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Scam mailers often prey on the elderly
"Some of these scams look like they're real," he said. "Most of them are drawn off of foreign banks."
Gallagher said that once a person sends away to one of these letters, they are then going to automatically be inundated with more letters.
"Once you respond to one of those things, the value of your name increases exponentially," he said. "They will start selling your name back and forth."
"My mother's name has been out on the 'sucker list,'" he said. "Since she responded to one, they think she's gonna respond to more now."
In fact, the terms and conditions on many of the pieces of mail John's mom received reserve the right to "make our mailing list available to companies whose products or services might be of interest to you."
Not only do these companies have the right to sell their mailing lists to other companies, they also reserve the right to advertise under "a variety of graphic representations and techniques for availability."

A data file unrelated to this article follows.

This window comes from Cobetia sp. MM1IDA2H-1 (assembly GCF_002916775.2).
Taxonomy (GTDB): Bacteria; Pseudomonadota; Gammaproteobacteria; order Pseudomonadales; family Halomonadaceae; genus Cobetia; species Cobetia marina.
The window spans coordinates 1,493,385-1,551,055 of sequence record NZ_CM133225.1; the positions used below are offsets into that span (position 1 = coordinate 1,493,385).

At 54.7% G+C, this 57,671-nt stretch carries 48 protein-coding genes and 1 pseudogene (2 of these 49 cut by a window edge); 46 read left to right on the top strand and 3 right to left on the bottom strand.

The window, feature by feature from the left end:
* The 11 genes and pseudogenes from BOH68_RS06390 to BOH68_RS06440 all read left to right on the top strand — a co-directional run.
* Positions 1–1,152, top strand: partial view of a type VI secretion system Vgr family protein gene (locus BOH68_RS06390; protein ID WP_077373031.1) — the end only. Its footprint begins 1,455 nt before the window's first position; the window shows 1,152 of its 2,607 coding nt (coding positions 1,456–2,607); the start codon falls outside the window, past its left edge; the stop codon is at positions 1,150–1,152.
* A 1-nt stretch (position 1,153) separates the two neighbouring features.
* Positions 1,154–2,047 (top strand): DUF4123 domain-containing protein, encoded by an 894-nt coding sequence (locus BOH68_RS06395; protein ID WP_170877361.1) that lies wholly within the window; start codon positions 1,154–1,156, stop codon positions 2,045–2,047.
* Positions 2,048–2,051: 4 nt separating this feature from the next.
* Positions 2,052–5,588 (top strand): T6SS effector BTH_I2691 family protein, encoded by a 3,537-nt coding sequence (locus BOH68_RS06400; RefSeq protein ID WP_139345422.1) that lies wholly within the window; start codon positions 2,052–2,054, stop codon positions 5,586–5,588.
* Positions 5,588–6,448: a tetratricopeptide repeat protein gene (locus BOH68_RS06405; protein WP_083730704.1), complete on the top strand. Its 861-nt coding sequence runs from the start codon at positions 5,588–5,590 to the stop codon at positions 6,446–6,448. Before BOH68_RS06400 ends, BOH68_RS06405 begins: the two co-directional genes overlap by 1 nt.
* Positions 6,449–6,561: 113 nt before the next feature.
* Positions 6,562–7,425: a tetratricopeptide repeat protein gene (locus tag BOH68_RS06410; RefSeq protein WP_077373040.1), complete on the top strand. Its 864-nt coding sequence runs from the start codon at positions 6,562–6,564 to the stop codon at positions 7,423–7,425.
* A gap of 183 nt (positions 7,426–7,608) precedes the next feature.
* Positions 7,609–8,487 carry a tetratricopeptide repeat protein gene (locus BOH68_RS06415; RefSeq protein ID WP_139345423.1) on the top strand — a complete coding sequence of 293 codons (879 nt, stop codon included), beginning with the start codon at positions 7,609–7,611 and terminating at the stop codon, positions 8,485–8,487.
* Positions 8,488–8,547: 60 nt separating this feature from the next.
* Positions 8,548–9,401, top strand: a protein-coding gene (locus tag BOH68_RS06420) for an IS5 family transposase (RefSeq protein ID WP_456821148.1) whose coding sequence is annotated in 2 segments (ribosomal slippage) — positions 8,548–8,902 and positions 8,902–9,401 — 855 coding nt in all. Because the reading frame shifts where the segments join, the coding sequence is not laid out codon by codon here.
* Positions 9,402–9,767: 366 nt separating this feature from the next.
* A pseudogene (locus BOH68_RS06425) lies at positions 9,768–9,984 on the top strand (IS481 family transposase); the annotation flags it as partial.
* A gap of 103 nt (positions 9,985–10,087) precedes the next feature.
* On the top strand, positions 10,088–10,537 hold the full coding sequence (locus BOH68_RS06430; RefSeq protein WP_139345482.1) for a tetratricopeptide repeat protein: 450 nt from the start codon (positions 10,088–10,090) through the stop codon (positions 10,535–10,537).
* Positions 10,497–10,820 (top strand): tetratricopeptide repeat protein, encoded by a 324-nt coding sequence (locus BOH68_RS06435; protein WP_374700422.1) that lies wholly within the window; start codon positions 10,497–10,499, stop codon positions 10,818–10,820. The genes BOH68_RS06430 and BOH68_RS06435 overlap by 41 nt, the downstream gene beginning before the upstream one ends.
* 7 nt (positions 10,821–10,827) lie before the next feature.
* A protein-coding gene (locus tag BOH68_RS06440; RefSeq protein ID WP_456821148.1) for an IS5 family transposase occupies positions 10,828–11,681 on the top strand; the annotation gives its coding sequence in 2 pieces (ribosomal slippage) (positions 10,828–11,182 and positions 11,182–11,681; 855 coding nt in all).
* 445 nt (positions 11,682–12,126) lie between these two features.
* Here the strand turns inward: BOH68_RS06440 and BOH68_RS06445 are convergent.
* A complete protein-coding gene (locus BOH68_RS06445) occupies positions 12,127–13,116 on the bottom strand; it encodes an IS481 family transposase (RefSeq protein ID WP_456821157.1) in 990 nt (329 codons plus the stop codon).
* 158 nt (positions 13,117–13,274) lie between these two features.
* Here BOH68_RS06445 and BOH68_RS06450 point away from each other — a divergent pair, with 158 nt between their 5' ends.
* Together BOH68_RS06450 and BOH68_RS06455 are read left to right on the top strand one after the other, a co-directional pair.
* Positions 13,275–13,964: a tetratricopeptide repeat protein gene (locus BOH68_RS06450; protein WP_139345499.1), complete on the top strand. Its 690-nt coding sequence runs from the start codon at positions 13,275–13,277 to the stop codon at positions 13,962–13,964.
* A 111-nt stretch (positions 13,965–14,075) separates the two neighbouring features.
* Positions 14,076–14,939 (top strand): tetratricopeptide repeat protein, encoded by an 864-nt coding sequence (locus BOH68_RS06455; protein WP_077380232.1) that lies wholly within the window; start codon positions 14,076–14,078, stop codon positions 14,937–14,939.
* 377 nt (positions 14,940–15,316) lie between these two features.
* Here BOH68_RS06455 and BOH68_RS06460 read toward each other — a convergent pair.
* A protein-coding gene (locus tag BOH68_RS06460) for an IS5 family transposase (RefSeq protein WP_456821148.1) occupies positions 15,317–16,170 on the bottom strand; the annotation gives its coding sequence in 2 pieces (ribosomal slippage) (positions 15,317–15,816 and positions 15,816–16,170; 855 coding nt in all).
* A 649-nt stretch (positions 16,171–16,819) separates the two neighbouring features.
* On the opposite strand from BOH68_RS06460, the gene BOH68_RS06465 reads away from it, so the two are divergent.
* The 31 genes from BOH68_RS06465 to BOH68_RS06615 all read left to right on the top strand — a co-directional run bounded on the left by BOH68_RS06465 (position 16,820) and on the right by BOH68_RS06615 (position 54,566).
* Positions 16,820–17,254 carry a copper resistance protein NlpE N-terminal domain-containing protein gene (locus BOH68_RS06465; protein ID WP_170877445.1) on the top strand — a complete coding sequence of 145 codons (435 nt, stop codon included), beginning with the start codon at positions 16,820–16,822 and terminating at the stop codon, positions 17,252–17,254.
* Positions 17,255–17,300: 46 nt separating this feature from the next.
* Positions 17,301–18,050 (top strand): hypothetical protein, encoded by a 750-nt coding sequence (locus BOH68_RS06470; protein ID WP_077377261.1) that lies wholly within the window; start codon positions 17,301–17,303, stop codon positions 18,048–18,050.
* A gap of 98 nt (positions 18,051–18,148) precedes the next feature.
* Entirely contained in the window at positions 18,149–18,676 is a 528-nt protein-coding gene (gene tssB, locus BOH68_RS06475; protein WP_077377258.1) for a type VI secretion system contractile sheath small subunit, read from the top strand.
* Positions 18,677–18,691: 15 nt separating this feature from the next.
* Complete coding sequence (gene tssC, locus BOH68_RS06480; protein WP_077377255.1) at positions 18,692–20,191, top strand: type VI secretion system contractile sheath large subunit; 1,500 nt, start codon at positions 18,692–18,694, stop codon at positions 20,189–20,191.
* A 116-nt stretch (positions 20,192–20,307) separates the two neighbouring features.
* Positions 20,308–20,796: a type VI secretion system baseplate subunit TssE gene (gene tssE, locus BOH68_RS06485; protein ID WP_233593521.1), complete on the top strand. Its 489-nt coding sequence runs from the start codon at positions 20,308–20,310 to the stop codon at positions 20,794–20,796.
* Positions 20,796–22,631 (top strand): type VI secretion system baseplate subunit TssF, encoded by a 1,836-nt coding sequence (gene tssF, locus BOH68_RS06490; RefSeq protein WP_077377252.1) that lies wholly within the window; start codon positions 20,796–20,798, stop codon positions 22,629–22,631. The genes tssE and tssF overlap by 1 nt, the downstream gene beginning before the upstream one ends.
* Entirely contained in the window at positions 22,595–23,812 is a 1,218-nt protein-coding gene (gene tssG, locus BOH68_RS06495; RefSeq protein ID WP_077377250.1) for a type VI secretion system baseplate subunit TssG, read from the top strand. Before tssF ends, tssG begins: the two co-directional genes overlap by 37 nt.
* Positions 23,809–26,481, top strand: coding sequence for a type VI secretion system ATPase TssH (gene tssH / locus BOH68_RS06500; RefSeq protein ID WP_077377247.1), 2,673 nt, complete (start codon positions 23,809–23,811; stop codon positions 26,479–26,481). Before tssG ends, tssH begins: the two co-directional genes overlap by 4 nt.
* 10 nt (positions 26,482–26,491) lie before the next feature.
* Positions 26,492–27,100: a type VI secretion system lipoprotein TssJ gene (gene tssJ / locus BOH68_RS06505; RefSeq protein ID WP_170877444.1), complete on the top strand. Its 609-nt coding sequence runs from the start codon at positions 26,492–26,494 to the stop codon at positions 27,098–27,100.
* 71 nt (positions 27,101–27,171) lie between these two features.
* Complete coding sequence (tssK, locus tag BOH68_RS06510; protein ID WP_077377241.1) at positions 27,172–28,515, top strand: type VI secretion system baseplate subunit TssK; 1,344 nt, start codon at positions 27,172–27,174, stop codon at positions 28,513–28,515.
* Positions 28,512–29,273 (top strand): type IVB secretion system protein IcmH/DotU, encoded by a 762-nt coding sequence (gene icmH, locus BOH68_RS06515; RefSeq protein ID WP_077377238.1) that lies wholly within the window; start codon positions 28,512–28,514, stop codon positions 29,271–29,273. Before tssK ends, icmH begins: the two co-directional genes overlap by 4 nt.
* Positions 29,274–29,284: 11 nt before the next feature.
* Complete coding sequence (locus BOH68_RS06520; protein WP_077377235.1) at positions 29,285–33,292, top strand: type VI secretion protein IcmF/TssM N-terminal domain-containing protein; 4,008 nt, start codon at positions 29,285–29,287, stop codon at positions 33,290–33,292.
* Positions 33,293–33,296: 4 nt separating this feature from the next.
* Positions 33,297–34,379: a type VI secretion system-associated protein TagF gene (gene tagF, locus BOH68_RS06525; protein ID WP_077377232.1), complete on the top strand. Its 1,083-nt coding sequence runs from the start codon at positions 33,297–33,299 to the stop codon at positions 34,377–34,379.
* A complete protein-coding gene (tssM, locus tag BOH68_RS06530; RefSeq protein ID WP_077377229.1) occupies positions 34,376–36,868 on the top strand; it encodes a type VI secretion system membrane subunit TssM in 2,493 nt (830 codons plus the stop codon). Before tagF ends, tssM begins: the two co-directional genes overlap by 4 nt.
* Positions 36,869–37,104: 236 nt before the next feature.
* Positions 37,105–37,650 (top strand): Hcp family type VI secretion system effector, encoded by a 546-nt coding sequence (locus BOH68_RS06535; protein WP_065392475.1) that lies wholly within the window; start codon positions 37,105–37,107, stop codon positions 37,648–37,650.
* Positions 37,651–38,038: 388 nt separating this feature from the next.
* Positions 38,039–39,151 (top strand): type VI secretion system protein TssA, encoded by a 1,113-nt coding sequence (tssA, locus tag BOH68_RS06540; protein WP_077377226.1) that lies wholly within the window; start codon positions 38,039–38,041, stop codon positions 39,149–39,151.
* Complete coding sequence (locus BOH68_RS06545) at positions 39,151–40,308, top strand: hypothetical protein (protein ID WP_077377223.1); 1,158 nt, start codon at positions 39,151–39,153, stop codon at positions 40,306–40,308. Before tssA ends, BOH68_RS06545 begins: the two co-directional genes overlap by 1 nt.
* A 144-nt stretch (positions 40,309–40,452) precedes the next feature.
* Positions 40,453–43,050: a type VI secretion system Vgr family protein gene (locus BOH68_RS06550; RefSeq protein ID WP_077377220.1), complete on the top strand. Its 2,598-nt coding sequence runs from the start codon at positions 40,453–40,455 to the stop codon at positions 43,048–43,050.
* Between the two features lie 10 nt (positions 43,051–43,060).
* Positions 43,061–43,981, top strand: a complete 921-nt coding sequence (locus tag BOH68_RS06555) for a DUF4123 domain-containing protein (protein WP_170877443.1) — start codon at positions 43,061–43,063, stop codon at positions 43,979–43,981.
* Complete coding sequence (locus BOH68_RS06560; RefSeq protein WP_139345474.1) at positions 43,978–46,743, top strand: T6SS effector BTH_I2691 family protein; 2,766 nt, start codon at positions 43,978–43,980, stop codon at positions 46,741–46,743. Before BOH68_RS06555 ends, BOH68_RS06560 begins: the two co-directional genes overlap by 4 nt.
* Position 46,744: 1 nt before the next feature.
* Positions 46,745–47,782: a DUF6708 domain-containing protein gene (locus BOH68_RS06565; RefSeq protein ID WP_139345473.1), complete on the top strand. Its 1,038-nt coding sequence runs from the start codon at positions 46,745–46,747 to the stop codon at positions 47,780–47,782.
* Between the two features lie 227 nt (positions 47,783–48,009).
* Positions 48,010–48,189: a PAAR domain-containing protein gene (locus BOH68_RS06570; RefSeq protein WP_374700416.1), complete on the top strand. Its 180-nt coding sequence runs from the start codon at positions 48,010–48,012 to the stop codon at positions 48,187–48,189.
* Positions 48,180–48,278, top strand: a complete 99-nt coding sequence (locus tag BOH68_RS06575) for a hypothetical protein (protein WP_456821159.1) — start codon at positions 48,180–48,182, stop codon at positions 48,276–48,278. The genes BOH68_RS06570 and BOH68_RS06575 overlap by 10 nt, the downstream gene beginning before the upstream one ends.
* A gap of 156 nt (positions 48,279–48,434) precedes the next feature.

John's mother, for example, receives 10 to 15 pieces of mail a day that are from the same company but with different colors, styles and names.
"They look very lifelike and very valid," Gallagher said. "But they're not and once you respond to one, you're done."
Davis said it isn't easy to get off of the mailing list.
"The easiest solution is to shred it," he said. "If you haven't responded to the past three or four mailings, you'll fall off of the mailing list and your name will become less valuable. It costs them money to send mail without any response."
Eileen Thompson, help-line manager of the Alzheimer's Association, said the best way to help an elderly loved one stop responding to mail is to make sure they don't receive it.
"To avoid that form of fraud, the best thing to do is to divert mail to avoid them from having the temptation," she said.
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